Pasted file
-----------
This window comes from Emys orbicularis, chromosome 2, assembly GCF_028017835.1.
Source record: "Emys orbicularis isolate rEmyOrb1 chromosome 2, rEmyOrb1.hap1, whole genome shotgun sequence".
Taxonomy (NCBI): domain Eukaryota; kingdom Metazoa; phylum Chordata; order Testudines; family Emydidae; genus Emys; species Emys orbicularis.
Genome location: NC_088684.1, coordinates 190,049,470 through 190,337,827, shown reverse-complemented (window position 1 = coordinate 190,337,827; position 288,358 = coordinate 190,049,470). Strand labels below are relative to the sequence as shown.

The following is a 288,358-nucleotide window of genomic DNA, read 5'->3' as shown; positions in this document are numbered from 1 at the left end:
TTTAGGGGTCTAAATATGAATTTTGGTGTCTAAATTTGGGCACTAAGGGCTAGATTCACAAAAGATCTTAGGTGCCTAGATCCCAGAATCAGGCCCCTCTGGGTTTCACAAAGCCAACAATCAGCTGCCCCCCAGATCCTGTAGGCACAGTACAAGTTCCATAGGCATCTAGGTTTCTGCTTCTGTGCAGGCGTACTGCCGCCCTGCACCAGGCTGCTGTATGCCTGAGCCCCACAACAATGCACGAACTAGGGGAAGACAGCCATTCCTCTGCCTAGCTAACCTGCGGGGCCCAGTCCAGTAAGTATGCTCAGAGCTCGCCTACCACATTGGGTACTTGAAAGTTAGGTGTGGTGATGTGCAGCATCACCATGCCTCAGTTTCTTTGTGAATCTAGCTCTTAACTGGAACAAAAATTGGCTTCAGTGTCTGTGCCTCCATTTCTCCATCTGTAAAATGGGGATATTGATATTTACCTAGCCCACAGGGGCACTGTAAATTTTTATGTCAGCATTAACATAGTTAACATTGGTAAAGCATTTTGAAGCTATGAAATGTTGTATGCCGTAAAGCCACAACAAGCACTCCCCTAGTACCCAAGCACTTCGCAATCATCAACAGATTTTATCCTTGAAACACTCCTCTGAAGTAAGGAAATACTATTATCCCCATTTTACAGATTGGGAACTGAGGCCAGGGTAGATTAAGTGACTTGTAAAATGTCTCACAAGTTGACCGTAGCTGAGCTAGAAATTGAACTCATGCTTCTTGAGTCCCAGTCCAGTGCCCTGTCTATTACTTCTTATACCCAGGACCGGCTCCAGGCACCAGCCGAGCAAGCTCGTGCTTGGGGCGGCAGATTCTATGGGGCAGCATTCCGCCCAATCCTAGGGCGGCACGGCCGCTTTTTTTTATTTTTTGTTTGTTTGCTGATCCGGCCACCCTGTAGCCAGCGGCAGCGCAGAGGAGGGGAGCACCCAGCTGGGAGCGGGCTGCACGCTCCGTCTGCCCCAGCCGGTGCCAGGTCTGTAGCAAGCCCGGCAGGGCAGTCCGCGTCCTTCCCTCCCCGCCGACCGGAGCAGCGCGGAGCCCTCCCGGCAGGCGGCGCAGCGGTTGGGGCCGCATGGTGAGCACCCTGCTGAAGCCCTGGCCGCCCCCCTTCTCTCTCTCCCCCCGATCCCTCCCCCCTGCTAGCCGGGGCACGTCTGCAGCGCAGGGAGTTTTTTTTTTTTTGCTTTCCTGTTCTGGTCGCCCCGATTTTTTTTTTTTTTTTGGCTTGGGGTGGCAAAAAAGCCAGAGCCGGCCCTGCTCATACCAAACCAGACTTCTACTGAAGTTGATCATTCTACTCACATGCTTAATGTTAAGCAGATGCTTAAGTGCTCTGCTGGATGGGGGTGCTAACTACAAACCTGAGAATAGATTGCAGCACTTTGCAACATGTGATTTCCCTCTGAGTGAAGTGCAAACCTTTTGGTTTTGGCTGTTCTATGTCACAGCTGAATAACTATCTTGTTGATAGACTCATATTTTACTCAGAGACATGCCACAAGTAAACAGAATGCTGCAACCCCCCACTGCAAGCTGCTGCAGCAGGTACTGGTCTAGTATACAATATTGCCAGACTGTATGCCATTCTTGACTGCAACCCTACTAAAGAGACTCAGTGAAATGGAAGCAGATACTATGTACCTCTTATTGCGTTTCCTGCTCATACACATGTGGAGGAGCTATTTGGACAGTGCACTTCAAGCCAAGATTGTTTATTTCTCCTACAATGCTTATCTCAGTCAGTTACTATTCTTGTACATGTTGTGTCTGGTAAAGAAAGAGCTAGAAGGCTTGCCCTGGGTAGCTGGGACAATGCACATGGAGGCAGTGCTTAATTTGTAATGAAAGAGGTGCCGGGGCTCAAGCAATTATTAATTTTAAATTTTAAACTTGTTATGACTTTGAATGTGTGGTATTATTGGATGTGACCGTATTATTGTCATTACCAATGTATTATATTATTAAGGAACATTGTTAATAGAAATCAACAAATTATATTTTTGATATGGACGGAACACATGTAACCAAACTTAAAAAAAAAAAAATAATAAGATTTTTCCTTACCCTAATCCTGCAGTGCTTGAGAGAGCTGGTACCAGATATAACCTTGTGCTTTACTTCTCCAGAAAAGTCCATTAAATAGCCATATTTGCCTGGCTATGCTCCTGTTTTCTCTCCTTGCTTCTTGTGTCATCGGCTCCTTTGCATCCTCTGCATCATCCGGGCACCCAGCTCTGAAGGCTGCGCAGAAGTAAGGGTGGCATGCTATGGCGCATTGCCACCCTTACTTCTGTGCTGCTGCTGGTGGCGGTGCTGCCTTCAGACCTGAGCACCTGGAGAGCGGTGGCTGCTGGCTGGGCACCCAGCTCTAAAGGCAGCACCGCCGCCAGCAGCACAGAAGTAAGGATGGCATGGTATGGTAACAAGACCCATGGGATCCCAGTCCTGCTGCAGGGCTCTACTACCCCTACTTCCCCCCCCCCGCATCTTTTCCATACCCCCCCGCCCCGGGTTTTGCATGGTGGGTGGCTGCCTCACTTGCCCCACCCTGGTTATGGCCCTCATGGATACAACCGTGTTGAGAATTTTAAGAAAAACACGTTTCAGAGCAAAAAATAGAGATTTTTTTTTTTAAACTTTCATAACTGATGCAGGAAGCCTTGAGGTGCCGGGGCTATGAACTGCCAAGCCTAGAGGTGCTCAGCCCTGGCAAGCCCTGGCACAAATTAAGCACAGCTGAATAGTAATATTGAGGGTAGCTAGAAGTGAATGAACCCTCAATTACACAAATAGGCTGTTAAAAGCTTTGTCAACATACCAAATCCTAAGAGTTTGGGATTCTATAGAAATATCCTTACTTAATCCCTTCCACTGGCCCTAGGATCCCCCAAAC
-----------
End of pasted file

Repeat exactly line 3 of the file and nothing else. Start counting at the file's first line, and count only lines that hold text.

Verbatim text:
Taxonomy (NCBI): domain Eukaryota; kingdom Metazoa; phylum Chordata; order Testudines; family Emydidae; genus Emys; species Emys orbicularis.